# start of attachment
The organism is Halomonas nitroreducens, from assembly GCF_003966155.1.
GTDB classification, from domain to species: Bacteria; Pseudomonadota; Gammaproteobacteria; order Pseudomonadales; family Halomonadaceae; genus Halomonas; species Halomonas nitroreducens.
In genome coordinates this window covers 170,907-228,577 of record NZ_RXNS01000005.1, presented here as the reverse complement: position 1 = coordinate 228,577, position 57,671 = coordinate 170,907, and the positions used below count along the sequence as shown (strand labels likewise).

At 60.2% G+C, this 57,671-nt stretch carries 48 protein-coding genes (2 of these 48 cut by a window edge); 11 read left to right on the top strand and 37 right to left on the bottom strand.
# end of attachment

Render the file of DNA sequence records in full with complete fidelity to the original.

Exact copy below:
The organism is Halomonas nitroreducens, from assembly GCF_003966155.1.
GTDB classification, from domain to species: Bacteria; Pseudomonadota; Gammaproteobacteria; order Pseudomonadales; family Halomonadaceae; genus Halomonas; species Halomonas nitroreducens.
In genome coordinates this window covers 170,907-228,577 of record NZ_RXNS01000005.1, presented here as the reverse complement: position 1 = coordinate 228,577, position 57,671 = coordinate 170,907, and the positions used below count along the sequence as shown (strand labels likewise).

At 60.2% G+C, this 57,671-nt stretch carries 48 protein-coding genes (2 of these 48 cut by a window edge); 11 read left to right on the top strand and 37 right to left on the bottom strand.